Melasma is so common during pregnancy that there is a separate name for the condition: chloasma. It's also commonly referred to as the "mask of pregnancy" [source: Merck].
During pregnancy, a woman's levels of the hormones estrogen and progesterone rise, which can sometimes increase pigment production in their skin cells. Since many birth control pills contain hormones, women who take them are also more susceptible to melasma, as are women who use hormone therapy replacement during menopause. Melasma patches on the face, forearms and neck should fade within a few months of giving birth, but they are likely to return each time a woman becomes pregnant [source: American Academy of Dermatology: Melasma].
If you're pregnant, you should take the same steps as anyone else to protect yourself from the sun's rays in order to prevent and treat melasma. However, don't use skin-bleaching creams or special treatments until after you give birth and finish nursing. Having splotches on your face for nine months may be frustrating, but it's better to try and use some type of concealer to hide the effects of melasma. Don't use any new products that you haven't already tested on a small area of your skin.
During pregnancy, another effect of melasma may be the darkening of areas that are normally a little darker than other parts of the body. These include freckles, scars and the skin around your genitals. You may also notice a dark line down the center of your abdomen -- that's called the linea nigra, and it should also fade a few months after you give birth.
Whether you're pregnant or not, the best way to protect yourself from melasma and from many skin conditions is to stay out of the sun. For more information, move on to the next page.
Related HowStuffWorks Articles
- Aetna Intelihealth. "Melasma." (Accessed 7/31/09)http://www.intelihealth.com/IH/ihtIH/WS/9339/10299.html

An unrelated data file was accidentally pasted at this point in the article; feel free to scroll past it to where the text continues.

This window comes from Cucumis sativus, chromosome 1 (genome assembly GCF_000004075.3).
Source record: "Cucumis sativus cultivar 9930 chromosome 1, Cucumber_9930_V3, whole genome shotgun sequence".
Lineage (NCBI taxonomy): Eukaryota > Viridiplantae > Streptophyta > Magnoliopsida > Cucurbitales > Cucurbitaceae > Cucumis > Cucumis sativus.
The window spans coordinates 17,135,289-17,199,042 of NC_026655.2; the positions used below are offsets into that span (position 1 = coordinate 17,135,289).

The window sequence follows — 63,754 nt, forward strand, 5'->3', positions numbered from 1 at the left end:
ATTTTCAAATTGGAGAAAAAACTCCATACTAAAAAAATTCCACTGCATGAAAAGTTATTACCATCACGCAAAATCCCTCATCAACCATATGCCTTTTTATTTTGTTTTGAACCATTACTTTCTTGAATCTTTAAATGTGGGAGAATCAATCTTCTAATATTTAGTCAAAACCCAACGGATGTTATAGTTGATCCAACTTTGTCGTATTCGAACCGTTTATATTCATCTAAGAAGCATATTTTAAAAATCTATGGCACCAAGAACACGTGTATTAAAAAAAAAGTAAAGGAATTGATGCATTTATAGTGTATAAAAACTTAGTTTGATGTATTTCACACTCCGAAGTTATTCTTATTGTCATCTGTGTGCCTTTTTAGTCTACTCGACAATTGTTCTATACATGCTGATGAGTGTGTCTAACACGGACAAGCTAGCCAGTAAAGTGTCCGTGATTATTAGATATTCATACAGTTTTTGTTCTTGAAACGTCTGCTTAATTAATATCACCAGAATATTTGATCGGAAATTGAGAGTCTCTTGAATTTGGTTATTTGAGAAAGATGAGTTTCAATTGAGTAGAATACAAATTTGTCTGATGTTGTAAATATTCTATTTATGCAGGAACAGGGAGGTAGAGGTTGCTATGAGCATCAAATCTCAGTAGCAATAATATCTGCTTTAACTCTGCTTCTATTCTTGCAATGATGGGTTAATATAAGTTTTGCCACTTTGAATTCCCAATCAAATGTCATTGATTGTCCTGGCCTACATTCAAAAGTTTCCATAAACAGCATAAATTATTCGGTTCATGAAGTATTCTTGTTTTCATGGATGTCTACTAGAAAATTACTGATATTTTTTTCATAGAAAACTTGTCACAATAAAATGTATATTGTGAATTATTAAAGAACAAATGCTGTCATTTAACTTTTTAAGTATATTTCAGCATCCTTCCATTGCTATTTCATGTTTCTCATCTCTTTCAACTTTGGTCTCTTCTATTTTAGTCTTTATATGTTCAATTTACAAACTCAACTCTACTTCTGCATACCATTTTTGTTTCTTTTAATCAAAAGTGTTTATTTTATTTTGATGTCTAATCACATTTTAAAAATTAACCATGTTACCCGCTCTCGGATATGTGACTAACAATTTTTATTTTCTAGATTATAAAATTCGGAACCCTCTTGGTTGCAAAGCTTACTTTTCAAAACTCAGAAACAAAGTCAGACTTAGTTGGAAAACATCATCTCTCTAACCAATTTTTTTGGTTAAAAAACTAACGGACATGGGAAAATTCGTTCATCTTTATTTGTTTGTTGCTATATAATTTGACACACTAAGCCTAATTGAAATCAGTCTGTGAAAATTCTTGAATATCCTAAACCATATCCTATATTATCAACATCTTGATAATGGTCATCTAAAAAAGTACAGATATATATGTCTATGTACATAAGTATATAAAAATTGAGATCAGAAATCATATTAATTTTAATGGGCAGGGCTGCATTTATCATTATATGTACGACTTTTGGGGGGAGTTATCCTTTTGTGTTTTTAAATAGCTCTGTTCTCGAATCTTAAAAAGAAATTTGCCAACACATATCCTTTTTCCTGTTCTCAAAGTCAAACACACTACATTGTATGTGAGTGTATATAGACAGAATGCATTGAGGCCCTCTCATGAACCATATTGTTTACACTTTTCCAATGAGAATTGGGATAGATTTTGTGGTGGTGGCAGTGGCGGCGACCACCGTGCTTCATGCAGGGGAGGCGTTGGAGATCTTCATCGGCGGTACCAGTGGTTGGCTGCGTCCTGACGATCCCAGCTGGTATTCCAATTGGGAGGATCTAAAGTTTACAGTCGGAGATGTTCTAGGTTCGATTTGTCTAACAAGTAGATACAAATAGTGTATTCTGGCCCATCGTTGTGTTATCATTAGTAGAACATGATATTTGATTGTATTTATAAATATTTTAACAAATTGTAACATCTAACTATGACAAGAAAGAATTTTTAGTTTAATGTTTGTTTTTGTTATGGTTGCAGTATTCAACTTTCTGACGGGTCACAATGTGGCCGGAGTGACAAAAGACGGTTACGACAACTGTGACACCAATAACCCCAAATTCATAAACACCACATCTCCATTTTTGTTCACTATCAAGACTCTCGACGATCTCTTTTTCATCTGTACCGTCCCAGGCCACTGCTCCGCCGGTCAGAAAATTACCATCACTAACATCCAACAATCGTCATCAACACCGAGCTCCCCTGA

- American Academy of Dermatology. "Melasma." (Accessed 7/31/09)http://www.aad.org/public/publications/pamphlets/common_melasma.html
- American Academy of Dermatology. "Cosmeceutical Facts and Your Skin." (Accessed 7/31/09)http://www.aad.org/public/publications/pamphlets/general_cosmeceutical.html
- Baby Center. "Skin darkening during pregnancy." July 2006. (Accessed 7/31/09)http://www.babycenter.com/0_skin-darkening-during-pregnancy_222.bc?page=1
- DermNet New Zealand. "Melasma, chloasma (facial pigmentation). (Accessed 7/31/09)http://dermnetnz.org/colour/melasma.html
- DermNet New Zealand. "Intense pulsed light therapy (IPL, flashlamp)." (Accessed 7/31/09)http://dermnetnz.org/procedures/ipl.html
- Medicine Plus. "Melasma." October 28, 2008. (Accessed 7/31/09) http://www.nlm.nih.gov/medlineplus/ency/article/000836.htm
- Merck. "Hyperpigmentation." October 2008. (Accessed 8/6/09)http://www.merck.com/mmpe/sec10/ch123/ch123d.html
- Montemarano, Andrew D. "Melasma." eMedicine from WebMD. January 9, 2008. (Accessed 7/31/09)http://emedicine.medscape.com/article/1068640-overview
- National Toxicology Program. "Folic Acid." (Accessed 8/02/09)http://cerhr.niehs.nih.gov/common/folic-acid.html
- What to Expect. "Pregnancy Symptoms and Solutions: Chloasma." (Accessed 7/31/09)http://www.whattoexpect.com/pregnancy/symptoms-and-solutions/chloasma.aspx
- Wild, Vanessa. Melasma: Is This the Clear Solution? London: Authors OnLine, LTD, 2002. (Accessed 7/31/09) http://books.google.com/books?id=7koc4eKh74gC&pg=PA1&dq=melasma+spreading&ei=BEBzSofYMZ-UygSUm-3VAg#v=onepage&q=melasma%20spreading&f=false